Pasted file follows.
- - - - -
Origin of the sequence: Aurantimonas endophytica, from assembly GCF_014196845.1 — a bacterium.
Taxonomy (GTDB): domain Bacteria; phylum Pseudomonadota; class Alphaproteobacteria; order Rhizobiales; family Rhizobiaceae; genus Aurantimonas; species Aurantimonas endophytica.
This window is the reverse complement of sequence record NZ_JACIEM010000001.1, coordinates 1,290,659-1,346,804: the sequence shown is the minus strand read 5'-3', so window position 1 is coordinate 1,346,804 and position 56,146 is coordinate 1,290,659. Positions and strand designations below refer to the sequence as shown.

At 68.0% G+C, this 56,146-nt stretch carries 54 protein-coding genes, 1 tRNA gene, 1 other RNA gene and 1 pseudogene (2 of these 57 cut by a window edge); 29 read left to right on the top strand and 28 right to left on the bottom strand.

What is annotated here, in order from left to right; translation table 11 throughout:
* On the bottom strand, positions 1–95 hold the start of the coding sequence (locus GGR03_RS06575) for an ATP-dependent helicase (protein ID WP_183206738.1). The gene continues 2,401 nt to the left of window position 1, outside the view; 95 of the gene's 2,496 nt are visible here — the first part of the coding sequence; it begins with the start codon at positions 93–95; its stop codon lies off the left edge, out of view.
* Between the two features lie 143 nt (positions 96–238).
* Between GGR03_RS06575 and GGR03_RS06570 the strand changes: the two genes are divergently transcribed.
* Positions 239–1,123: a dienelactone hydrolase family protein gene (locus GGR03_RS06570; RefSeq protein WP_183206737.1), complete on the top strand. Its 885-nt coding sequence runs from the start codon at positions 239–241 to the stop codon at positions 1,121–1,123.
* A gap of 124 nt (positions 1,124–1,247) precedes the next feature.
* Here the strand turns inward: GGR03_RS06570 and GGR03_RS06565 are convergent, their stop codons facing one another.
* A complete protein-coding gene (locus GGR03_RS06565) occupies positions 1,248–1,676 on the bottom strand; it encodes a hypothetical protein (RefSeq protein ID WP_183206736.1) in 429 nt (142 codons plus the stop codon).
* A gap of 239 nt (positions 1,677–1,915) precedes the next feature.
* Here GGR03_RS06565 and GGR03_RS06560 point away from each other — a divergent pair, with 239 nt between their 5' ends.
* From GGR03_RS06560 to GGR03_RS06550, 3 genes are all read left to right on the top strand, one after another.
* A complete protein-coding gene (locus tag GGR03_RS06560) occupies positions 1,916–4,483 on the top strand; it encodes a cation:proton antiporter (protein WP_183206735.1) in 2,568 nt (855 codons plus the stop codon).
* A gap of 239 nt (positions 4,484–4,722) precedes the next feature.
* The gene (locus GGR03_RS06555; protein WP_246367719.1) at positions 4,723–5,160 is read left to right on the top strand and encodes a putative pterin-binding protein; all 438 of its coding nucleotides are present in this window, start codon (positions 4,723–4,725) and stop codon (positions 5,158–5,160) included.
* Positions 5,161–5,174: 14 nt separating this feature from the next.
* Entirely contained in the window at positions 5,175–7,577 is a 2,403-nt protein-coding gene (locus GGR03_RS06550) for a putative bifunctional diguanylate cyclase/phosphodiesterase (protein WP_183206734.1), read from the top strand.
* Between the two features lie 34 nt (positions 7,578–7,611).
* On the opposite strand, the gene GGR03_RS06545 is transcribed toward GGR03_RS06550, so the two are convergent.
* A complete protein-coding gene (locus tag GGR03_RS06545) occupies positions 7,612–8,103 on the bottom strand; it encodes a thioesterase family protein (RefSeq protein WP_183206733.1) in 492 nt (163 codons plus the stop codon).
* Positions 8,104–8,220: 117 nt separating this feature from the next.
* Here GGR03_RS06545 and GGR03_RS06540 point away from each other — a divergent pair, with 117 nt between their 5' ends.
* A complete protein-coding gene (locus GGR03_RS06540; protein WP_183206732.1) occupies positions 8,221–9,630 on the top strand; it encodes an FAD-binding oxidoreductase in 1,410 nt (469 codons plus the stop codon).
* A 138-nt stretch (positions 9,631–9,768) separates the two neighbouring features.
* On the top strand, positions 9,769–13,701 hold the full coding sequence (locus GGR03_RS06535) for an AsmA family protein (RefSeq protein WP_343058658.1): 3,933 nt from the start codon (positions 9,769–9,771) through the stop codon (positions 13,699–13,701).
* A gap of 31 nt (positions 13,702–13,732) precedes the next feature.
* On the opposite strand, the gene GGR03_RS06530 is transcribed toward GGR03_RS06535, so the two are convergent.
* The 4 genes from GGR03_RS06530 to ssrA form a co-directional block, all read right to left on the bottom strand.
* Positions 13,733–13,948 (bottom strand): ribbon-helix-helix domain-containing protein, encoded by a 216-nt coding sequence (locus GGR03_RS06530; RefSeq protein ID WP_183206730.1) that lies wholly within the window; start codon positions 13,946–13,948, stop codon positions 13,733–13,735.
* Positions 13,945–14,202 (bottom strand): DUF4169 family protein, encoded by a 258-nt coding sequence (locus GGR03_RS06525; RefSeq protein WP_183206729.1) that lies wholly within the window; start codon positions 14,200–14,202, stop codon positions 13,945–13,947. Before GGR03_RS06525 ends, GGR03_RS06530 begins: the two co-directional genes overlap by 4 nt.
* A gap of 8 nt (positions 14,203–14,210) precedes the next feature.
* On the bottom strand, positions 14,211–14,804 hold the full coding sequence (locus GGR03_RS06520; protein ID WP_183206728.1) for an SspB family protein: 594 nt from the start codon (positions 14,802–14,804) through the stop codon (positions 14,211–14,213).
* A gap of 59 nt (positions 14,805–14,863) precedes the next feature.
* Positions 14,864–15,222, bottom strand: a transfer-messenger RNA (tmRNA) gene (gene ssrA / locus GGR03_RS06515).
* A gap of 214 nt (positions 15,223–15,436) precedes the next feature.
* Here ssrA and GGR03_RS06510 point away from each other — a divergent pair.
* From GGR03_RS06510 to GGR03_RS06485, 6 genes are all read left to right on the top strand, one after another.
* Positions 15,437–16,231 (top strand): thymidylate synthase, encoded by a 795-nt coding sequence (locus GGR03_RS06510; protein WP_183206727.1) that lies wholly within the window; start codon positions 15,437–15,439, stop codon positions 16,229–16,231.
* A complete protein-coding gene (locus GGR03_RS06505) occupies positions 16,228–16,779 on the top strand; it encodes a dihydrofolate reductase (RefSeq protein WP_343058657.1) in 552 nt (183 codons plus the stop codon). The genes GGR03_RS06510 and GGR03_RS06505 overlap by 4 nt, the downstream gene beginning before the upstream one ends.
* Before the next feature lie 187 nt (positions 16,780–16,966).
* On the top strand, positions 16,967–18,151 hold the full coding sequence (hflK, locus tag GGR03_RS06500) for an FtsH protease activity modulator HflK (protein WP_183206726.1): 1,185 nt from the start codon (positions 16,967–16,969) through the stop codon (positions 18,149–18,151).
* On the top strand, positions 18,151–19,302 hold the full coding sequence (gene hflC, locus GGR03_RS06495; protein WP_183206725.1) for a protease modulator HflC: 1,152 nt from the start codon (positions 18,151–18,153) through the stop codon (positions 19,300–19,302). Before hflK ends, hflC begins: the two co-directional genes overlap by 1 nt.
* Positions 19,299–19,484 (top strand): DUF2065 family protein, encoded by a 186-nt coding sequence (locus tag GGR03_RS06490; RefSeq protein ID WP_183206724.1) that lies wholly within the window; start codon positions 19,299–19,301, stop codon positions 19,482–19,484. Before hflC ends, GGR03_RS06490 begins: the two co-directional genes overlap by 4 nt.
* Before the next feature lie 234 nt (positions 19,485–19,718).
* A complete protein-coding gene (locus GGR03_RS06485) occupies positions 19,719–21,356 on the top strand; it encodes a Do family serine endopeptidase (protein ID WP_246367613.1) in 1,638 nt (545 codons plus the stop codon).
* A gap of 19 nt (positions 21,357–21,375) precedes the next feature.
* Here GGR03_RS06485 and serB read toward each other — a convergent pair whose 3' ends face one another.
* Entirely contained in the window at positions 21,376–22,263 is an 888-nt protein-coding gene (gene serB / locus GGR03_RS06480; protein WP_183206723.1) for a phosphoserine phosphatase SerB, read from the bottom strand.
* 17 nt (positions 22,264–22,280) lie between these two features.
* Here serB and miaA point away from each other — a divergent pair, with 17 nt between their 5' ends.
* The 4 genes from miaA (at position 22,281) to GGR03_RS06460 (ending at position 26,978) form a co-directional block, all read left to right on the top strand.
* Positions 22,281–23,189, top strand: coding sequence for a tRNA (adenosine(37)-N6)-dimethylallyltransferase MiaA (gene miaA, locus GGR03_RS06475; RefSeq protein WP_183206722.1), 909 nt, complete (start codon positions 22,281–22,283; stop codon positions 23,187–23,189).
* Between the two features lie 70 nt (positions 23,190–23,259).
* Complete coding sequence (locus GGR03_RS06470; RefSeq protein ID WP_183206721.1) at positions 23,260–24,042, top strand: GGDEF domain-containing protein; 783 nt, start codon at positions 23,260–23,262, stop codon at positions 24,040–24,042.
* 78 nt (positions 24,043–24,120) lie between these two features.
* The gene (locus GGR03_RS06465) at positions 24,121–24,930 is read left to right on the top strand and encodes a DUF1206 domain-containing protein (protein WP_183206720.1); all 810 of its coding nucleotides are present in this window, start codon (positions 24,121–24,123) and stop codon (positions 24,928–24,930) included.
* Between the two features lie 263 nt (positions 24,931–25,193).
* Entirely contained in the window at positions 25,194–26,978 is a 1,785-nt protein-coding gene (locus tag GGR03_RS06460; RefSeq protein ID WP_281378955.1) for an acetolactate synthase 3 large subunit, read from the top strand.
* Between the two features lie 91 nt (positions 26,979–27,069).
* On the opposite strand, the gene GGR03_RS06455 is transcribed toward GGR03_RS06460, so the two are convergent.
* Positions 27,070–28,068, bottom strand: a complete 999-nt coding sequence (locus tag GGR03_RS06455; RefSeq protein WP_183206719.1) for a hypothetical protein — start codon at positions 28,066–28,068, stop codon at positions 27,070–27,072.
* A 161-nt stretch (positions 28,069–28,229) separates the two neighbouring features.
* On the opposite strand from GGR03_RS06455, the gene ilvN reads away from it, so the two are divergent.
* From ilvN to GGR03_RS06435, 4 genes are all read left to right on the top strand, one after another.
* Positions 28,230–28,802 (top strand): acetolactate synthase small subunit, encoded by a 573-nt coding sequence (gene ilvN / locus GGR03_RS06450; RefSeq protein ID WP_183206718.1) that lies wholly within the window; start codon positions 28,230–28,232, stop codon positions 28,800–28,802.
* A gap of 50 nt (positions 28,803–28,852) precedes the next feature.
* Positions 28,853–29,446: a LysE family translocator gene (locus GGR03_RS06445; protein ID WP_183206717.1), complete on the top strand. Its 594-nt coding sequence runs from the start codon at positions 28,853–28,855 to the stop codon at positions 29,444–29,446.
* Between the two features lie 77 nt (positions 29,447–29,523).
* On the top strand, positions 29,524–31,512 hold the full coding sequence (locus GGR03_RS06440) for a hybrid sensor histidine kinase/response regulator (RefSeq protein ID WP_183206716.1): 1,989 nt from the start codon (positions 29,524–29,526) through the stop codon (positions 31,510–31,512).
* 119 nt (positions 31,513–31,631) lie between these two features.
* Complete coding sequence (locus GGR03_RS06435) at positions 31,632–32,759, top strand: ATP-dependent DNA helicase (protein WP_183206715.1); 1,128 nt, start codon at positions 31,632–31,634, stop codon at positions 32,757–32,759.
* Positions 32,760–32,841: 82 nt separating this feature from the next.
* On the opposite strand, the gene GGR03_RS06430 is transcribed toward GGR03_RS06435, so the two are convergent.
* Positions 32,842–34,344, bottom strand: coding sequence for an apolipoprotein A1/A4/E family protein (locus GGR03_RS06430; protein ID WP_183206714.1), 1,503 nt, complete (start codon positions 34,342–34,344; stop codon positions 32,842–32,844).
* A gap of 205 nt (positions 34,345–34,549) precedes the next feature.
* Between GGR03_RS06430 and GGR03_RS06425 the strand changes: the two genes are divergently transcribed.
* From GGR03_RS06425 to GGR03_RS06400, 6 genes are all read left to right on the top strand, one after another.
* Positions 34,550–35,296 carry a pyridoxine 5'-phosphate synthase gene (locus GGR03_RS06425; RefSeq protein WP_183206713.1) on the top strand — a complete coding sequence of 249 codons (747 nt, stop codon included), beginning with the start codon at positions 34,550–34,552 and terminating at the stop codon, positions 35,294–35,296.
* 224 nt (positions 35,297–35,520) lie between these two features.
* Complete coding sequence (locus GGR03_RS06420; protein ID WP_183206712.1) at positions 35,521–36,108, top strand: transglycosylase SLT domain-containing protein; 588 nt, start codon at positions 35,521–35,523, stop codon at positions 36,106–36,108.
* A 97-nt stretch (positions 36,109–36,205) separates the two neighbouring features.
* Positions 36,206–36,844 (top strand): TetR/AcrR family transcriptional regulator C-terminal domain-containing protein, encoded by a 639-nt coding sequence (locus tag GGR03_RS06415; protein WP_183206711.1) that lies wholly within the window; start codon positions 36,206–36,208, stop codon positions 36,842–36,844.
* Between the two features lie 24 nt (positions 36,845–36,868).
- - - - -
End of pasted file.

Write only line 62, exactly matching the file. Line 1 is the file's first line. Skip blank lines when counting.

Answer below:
* Between the two features lie 91 nt (positions 26,979–27,069).